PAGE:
If you are a corporate worker who is swamped with lots of documents all day, chances are high that you’re asked to convert files to PDF every now and then. PDF or portable document format is the end-all of all printer-ready files. Converting a file to PDF means that it’s on the final stage, and is pretty much ready for publication.
So if you’re looking for instruction on how to do exactly this, you’ve come to the right article. While converting to PDF is actually quite easy, the process is automated – you just have to execute the command, finding the exact location of how to maneuver it can be daunting. We’ve collated some common files that can easily be converted to the format:
1. HTML to PDF
Ever wondered when you are browsing a particularly great website and thought if you could print out the contents? Well, by converting HTML to PDF, you can. It’s fairly easy to do as well. From any browser, whether it is Safari, Chrome, or Firefox, saving the page depending on your default operating system’s commands is the first step.
That’s CRTL+S on most Windows machines and Command+S on Macs. After saving the file, you’ll notice that its extension is HTML. You can convert this by finding the option “Convert to PDF” depending on the reader you put it into. You can even opt to use browser-based PDF editors like PDF Bear to do the job for you.
2. Excel/Numbers to PDF
Excel files need to be converted to PDF if you are sharing it for printing. This way, the original formatting is preserved. When you share a raw Excel file to another desktop with a different set of Office software it does slight changes on the documents when opening it. To prevent this, converting to PDF first is key.
For Mac users, Numbers, the native sheet apps, can effortlessly convert raw Numbers files to PDF. Like Excel, Numbers has a default file option “Convert To,” where any user can convert the file they’re working on to several formats and extensions. If you find yourself on the Mac side of things, always convert at the best possible option to retain text crispness.
3. Word/Pages to PDF
Arguably the most common conversions to PDF, Word files to PDF is a straightforward process. Depending on your Office Suite, the option to convert should be on the menu toolbar. Find the option for “high-quality” conversion so as to get the best possible PDF version of the document you are working on.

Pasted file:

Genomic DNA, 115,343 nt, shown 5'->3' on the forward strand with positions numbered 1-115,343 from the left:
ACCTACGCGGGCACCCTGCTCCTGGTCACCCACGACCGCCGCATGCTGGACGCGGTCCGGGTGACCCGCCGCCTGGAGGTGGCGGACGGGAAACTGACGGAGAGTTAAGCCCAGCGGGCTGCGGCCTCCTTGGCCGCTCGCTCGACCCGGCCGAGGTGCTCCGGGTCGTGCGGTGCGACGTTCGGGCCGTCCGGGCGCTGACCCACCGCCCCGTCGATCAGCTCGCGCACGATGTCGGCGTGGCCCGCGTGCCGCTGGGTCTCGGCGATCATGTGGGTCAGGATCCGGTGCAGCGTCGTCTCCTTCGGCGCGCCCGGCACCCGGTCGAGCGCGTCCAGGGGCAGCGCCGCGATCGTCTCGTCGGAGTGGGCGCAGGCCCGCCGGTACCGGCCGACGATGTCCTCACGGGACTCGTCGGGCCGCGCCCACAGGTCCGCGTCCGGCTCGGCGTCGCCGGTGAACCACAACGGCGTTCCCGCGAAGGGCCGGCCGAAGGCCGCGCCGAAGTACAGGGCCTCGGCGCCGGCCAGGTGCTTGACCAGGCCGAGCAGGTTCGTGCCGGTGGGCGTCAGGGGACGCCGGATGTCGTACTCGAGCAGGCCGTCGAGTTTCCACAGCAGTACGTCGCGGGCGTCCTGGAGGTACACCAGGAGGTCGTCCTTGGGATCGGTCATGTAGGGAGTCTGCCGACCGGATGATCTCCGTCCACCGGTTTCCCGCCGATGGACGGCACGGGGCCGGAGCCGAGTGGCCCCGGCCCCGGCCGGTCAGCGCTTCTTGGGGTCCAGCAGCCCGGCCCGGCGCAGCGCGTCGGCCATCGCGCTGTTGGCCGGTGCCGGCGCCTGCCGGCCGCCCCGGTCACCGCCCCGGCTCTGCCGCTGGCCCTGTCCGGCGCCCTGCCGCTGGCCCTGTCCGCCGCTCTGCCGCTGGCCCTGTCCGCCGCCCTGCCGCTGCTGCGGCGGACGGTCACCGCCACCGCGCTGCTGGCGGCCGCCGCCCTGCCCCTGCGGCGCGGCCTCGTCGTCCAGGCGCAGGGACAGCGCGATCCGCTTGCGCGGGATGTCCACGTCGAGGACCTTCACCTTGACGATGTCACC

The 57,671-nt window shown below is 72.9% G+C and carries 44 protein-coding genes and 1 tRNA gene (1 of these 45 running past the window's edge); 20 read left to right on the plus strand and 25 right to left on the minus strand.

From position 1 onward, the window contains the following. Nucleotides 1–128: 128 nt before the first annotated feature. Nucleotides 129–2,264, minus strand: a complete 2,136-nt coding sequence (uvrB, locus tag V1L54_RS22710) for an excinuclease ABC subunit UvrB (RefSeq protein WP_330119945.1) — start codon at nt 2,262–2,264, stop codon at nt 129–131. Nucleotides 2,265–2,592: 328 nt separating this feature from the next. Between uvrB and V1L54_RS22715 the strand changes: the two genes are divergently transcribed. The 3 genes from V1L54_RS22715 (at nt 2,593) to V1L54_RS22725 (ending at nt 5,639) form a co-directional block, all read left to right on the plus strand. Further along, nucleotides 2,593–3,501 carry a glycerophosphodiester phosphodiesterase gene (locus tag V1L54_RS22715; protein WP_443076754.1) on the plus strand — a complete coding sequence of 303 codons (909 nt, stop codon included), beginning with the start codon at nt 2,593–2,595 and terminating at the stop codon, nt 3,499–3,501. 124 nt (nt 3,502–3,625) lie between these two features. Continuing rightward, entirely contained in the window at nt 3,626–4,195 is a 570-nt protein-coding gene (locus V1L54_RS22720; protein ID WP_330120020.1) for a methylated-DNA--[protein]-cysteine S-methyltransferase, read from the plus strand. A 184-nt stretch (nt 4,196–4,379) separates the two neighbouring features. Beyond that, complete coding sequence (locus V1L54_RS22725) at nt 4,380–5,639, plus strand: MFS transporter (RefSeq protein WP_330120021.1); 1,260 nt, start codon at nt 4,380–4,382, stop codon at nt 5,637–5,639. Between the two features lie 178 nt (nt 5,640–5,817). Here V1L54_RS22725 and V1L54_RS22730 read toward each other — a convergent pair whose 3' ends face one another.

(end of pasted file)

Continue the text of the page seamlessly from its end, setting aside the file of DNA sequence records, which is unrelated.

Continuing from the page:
In Pages, the process is easier. On the File option, go to the Convert to command. Once there, you’d be prompted what file type you want to convert the file in question to. The top hit is PDF – choose that, and you’d be directed to another dialogue box that will ask you the quality of conversion that it’ll undergo. Choose whatever option you deem fit. After the conversion process, you’ll be asked to save the document to another location.
4. Powerpoint/Keynote to PDF
If you are presenting, let’s say, on a board meeting, or for class, and you want hand-outs that’s similar to what you’ll have on the projector, you can do so in both Windows and Mac by finding the “Convert” or “Convert to” option. Before converting, remember to flatten your document first. That means if you have heavy animations on one slide, you may need to set up a lighter, more printer-friendly set up lest your texts will be printed on top of each other.
PDF converting is one of the most helpful skills anyone can add to their arsenal. It’s easy to pick up as well, and you don’t need a lengthy manual to make it possible. With the right software, as well as appropriate know-how, you’ll probably even need instruction! Although, with more complicated files like Adobe Illustrator and Photoshop, err of the safe side and exercise research first.